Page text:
What Is The Pelvic Floor?
The pelvic floor is the term for the muscles, ligaments, nerves, and tissue that create a natural hammock slung across the pelvis. These muscles are continuously active, performing vital functions that we typically take for granted.
Why Should I Care?
Pelvic floor dysfunction is the underlying cause of many common – but not “normal” – problems with pelvic health. In fact, more than half of us will deal with pelvic floor issues at some point in our lives.
Risk factors for pelvic floor dysfunction include a fall on the tailbone (even in childhood), pelvic or abdominal surgeries, a history of low back or hip pain, trauma to the region, and pregnancy.
What Does The Pelvic Floor Do?
- Holds back bladder and bowel movements so we can decide when to use the bathroom
- Supports the pelvic organs
- Controls sexual function
- Stabilizes the low back, hips and pelvic girdle
Common Issues That Can Occur When The Pelvic Floor Is Not Functioning Properly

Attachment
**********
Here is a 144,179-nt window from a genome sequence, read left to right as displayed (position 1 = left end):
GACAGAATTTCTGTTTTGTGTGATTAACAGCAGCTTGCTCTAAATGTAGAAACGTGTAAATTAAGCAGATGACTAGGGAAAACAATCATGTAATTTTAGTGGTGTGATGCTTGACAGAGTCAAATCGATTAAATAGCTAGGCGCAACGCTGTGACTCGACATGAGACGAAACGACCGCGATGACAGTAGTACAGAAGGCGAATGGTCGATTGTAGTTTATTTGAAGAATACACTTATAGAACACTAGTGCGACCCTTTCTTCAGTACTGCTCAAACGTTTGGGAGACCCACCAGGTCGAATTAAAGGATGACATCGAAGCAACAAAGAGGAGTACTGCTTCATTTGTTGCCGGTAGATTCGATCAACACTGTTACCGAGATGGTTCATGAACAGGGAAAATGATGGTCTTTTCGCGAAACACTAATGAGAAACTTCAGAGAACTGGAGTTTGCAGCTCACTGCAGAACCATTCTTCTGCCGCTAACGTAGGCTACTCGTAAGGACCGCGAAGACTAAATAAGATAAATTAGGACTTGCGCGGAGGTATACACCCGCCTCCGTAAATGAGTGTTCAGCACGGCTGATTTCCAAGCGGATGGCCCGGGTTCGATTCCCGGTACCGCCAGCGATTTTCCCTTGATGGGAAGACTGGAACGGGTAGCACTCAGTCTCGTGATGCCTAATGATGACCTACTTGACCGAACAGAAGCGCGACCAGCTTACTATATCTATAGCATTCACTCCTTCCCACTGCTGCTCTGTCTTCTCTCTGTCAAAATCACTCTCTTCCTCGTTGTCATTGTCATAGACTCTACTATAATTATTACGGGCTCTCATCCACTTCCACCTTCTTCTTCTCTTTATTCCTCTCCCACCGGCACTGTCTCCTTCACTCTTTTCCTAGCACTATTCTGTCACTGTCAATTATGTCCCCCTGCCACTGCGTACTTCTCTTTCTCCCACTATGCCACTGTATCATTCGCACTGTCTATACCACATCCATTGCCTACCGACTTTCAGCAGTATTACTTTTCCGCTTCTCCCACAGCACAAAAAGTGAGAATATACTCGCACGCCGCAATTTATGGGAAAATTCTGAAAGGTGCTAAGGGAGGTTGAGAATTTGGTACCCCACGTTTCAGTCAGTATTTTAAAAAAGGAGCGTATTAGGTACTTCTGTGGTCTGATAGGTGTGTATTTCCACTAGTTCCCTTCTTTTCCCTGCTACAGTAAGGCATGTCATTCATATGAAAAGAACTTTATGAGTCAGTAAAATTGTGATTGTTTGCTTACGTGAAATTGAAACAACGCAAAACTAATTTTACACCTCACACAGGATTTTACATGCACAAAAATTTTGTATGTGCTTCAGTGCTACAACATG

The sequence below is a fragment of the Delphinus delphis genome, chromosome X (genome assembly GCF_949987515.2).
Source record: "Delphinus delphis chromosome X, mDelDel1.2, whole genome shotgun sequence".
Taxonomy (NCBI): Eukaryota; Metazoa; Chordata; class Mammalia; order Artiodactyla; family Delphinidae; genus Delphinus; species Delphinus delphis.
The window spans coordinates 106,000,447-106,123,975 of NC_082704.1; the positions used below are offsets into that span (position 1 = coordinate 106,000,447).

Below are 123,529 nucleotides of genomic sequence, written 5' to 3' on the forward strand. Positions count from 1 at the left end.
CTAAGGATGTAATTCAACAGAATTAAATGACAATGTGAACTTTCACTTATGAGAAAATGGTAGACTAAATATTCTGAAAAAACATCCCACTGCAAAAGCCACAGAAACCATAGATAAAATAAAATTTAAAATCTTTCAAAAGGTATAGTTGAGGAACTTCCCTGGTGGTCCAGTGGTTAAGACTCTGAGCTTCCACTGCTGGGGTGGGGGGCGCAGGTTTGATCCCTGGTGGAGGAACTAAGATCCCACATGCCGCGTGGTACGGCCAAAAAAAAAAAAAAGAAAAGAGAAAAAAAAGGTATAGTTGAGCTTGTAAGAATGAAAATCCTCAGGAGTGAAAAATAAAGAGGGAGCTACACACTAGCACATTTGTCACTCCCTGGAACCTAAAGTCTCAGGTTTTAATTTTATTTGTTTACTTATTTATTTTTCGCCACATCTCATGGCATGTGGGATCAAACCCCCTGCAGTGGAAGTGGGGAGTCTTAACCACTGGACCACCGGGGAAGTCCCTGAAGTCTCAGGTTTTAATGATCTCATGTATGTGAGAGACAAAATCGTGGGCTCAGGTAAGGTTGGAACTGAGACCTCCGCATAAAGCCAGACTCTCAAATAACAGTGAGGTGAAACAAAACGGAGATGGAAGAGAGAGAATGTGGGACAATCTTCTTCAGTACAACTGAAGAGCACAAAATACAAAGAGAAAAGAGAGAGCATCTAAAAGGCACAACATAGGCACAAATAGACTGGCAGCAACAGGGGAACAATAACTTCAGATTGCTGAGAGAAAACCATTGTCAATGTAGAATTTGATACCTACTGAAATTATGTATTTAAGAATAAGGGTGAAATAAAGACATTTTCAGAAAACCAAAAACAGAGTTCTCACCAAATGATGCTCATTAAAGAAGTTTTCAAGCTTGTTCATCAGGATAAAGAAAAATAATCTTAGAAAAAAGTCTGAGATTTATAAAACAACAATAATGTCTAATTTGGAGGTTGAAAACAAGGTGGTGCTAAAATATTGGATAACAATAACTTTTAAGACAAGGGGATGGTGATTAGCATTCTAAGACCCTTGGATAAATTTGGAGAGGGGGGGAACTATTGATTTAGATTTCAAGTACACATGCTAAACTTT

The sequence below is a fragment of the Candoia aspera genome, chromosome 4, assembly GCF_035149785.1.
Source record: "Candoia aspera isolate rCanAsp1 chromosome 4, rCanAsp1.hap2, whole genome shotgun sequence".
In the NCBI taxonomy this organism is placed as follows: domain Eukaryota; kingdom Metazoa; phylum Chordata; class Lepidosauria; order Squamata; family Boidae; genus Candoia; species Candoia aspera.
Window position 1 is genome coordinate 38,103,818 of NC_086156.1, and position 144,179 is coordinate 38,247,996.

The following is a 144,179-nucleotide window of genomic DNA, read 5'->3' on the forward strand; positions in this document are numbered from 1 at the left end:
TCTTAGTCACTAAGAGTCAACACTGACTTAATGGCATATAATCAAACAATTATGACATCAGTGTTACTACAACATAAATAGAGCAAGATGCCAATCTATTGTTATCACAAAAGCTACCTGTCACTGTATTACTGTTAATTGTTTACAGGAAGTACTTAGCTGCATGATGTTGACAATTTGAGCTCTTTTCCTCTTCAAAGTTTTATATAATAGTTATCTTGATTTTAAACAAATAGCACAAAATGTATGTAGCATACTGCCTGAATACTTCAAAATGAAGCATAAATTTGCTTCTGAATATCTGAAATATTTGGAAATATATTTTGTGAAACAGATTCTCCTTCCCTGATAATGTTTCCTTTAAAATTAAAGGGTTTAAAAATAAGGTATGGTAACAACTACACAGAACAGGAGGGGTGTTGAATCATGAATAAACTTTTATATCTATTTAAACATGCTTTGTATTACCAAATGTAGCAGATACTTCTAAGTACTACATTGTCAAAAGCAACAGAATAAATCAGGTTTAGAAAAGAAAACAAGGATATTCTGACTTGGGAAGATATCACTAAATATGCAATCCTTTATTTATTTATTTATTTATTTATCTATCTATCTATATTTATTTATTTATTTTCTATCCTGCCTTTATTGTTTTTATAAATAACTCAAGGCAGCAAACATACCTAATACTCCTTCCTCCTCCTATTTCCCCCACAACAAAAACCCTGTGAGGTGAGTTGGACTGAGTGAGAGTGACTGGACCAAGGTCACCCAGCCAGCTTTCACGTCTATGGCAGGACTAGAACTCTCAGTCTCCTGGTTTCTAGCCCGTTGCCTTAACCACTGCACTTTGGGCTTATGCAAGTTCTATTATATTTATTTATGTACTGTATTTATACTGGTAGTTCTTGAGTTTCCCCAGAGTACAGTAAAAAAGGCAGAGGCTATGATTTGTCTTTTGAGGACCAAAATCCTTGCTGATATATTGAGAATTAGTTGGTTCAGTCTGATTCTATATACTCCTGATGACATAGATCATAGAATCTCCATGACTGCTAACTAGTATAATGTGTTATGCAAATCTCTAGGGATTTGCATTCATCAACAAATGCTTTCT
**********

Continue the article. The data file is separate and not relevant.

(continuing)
Dysfunction in the pelvic floor can irritate the pelvic nerves and cause pain anywhere that they run. Pain can manifest within the pelvis itself, below the belly button, in the tailbone, or anywhere else within the pelvic girdle.
Issues with urination are often caused by underlying pelvic floor dysfunction. Incontinence is any involuntary loss of urine, indicating the pelvic floor is unable to hold back the flow. The pelvic floor can also cause urinary urgency and/or frequency, pain with urination, recurring UTI’s and make it difficult to start or maintain a stream.
Pain in the low back, hips, groin, or tailbone often involves or originates in the muscles of the pelvic floor. The pelvic floor helps stabilize the low back and hips, and all pelvic floor muscles attach at the tailbone. Often the pelvic floor is the missing piece in the treatment of chronic orthopedic pain.
Prolapse occurs when the pelvic floor is unable to properly support the pelvic organs. The pelvic organs begin slipping down, and can bulge into the vagina (in women) or rectum (both genders).
GI & BOWEL SYMPTOMS
The pelvic floor controls elimination, and is often a contributing factor to bowel dysfunction like constipation and Irritable Bowel Syndrome (IBS). Fecal incontinence, pain with bowel movements, or having to strain to use the bathroom are also signs of pelvic floor dysfunction.
Sexual function in both women and men is controlled by the pelvic floor, and is often the cause of sexual dysfunction or pain with intercourse. In women this commonly manifests as pain with penetration or pain after sexual activity, while in men it can cause erectile dysfunction or pain with erection or ejaculation. Sexual activity often flares other symptoms as well.